The series of events that have brought us to this moment involved a bit of bashert (fate). Temple Israel Board Secretary Nancy Gent and Esther Weltman both serve as docents at the St. Louis Holocaust Museum and Learning Center. The two have worked together on several projects and, in the process, have become friends. They regularly share stories of small town congregational life at Temple Israel and at Har Shalom. When Esther learned that Temple Israel would soon be closing its doors and was looking for appropriate homes for its ritual items, she inquired about the Torah.
With that, the donation process was underway. Much like Temple Israel, Har Shalom’s reach extends beyond the small Jewish community of Missoula, to towns within a 100-mile radius. Unlike Temple Israel, Har Shamom has 75 members and is growing, according to its rabbi, Laurie Franklin.
Tonight’s service begins as usual, led by Temple Israel Rabbi Lane Steinger. He frames the service with an acknowledgment of the melancholy we are all feeling. “This is a joyous moment because we will help a congregation thrive, and at the same time a sad moment because a Torah will be leaving us.” The service proceeds. We pray; we sing; we welcome Shabbat with all of the joy and ruach (spirit) we can muster.
We arrive at the Torah service. Appropriately, this week’s special reading for Shabbat Nachamu, the first Shabbat following the solemn fast day of Tisha B’Av, is Va-et’chanan, a portion that includes the first paragraph of the Shema, the emblematic declaration of our Jewish faith.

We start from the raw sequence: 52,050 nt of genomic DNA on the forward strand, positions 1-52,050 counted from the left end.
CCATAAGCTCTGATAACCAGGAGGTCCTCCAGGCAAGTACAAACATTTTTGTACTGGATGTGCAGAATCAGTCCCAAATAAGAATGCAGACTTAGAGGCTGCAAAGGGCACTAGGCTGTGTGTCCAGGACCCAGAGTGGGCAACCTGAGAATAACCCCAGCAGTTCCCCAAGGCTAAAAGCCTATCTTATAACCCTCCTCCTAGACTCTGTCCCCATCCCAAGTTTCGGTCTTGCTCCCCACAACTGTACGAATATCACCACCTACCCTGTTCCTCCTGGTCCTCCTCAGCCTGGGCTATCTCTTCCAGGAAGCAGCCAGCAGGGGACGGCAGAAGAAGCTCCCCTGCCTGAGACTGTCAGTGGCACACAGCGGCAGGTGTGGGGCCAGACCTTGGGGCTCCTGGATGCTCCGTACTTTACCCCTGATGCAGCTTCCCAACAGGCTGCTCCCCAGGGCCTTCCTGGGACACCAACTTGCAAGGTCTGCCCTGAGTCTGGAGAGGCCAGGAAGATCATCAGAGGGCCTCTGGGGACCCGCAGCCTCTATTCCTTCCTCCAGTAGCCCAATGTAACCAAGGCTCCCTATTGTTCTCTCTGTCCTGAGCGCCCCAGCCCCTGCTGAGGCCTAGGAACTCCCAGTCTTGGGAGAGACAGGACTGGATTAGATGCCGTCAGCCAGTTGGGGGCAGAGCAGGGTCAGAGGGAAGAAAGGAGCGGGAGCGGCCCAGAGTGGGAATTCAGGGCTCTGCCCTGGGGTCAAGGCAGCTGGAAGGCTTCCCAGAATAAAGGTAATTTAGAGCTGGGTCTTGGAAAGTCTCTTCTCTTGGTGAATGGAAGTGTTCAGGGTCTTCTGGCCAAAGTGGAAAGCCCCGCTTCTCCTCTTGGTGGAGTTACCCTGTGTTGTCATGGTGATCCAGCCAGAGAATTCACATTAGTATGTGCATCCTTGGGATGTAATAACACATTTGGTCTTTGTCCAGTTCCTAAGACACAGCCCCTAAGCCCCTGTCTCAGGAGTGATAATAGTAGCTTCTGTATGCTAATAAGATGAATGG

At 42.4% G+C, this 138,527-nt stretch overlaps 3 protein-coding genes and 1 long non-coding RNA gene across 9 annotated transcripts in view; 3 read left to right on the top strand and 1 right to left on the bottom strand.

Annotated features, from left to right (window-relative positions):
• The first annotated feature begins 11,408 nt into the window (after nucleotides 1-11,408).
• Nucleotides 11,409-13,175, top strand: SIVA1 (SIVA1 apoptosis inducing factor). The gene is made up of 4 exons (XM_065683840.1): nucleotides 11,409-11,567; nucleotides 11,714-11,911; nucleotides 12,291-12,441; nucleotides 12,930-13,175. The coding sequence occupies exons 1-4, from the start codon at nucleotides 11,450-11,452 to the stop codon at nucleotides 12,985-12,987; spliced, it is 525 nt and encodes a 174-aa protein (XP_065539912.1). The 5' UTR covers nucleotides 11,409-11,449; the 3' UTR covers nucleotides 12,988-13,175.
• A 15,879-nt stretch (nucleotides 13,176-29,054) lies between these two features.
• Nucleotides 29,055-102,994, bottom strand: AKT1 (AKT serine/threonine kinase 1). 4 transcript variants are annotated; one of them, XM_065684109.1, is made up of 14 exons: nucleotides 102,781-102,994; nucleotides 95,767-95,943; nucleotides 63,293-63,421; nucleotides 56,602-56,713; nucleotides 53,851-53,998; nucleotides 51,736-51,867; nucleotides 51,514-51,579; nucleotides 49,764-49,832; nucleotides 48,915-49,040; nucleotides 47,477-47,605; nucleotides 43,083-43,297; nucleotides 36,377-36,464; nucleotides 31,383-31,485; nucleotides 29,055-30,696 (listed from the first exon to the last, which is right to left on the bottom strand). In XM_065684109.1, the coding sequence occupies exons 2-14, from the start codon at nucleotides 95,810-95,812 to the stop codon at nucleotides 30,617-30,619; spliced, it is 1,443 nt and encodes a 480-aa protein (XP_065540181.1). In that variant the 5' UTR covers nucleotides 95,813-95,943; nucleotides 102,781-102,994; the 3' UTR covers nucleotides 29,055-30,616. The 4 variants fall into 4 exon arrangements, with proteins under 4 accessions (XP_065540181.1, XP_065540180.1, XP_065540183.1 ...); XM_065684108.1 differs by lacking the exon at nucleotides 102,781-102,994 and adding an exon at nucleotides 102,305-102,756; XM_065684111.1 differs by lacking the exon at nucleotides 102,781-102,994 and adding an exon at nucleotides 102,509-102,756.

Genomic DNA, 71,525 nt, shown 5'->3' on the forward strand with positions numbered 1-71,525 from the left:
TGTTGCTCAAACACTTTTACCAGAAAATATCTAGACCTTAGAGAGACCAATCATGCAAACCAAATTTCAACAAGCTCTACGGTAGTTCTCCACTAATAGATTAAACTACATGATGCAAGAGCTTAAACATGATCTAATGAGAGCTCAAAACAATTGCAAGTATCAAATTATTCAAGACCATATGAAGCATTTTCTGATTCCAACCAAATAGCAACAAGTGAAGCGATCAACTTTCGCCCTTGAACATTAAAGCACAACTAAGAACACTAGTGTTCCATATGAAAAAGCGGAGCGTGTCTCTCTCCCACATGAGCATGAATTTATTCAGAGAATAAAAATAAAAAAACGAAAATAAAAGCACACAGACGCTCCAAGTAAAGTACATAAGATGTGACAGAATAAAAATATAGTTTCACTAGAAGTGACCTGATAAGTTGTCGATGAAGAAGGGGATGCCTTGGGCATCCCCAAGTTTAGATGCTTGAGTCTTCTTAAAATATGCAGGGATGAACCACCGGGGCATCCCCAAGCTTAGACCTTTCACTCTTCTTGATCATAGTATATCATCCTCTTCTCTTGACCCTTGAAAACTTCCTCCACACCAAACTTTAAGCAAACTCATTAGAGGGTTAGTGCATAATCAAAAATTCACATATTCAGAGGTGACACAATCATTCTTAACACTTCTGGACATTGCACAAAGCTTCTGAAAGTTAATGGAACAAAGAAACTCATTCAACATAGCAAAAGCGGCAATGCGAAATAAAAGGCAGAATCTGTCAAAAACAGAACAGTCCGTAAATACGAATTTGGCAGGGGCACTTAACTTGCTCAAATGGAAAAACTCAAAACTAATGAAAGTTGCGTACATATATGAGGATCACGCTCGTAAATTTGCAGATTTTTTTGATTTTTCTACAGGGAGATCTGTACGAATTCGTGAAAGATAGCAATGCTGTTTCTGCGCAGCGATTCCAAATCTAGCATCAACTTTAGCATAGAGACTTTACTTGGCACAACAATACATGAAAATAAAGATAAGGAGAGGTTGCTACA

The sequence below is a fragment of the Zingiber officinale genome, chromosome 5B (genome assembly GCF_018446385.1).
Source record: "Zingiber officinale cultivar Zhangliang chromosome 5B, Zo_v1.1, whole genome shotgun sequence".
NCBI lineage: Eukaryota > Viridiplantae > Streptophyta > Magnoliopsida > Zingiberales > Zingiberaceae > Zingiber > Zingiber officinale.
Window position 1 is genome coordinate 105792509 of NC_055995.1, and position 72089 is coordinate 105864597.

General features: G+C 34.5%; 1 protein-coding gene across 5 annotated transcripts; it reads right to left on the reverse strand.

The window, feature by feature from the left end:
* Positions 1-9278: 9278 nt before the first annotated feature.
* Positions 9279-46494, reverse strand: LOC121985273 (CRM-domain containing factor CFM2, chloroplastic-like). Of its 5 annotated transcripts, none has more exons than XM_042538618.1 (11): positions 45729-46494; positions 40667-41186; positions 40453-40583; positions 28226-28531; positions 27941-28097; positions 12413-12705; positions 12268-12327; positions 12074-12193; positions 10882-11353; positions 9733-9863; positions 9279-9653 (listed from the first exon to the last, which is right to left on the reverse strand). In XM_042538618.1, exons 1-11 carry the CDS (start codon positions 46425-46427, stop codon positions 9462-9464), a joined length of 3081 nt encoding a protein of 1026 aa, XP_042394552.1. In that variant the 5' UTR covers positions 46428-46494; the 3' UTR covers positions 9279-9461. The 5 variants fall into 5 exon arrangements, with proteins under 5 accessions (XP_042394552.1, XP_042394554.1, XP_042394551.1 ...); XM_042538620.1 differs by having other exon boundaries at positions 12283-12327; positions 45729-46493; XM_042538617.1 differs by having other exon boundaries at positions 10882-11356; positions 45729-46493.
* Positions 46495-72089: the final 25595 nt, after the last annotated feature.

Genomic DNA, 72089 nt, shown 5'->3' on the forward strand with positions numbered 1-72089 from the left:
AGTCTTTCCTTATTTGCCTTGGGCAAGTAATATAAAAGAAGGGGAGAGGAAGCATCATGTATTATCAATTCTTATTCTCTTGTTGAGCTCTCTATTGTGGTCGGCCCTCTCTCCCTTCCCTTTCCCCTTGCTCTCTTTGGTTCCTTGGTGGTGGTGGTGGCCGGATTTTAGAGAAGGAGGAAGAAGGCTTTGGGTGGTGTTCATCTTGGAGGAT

Steinger next leads us in a brief Torah passing ceremony during which the Weltman family formally accepts the Torah on behalf of Congregation Har Shalom. Esther Weltman reads a letter from Har Shalom’s Rabbi Franklin and President David Cox. They write that acquiring a second Torah for their congregation “gives kavod, that is, dignity and weight to our mission of practicing, sustaining and growing Judaism in a place that is isolated from the urban hubs of American Jewish life.” They also note, on a practical level, that a second Torah will enable more people to study directly from a Sefer Torah at once and will remove the necessity to roll a single Torah from Genesis to Deuteronomy to Leviticus during the High Holidays.
Tears begin to well up in the eyes of Temple Israel members as Esther Weltman goes on to read of Har Shalom’s offer to integrate Temple Israel’s yahrzeit list into their own, assuring that kaddish will continue to be recited in perpetuity for Temple Israel’s dearly departed in the presence of their Torah. The ceremony concludes with us singing Debbie Friedman’s “T’filat Ha-derech,”the Traveler’s Prayer.
It is said when one door closes, another opens. On this bittersweet evening we all take solace and comfort in knowing that Temple Israel’s legacy will live on through its Torah, bringing knowledge, joy and sustenance to the Har Shalom community. In this spirit, the oneg Shabbat following the service is joyful — filled with the sharing of stories, history and memories, and the viewing of photos and press clippings from a scrapbook chronicling the history of Temple Israel. The scrapbook will be donated to the St. Louis Jewish Community Archives.
This is not yet the end for Temple Israel. The congregation will continue to meet for Shabbat worship on the third Friday of each month until the sale of its building is complete. Congregants will continue to read from and be sustained by their remaining Torah, which is designated to be donated to another small congregation. And I will continue to be present, joining with them in prayer and solidarity — St. Louis challah in hand.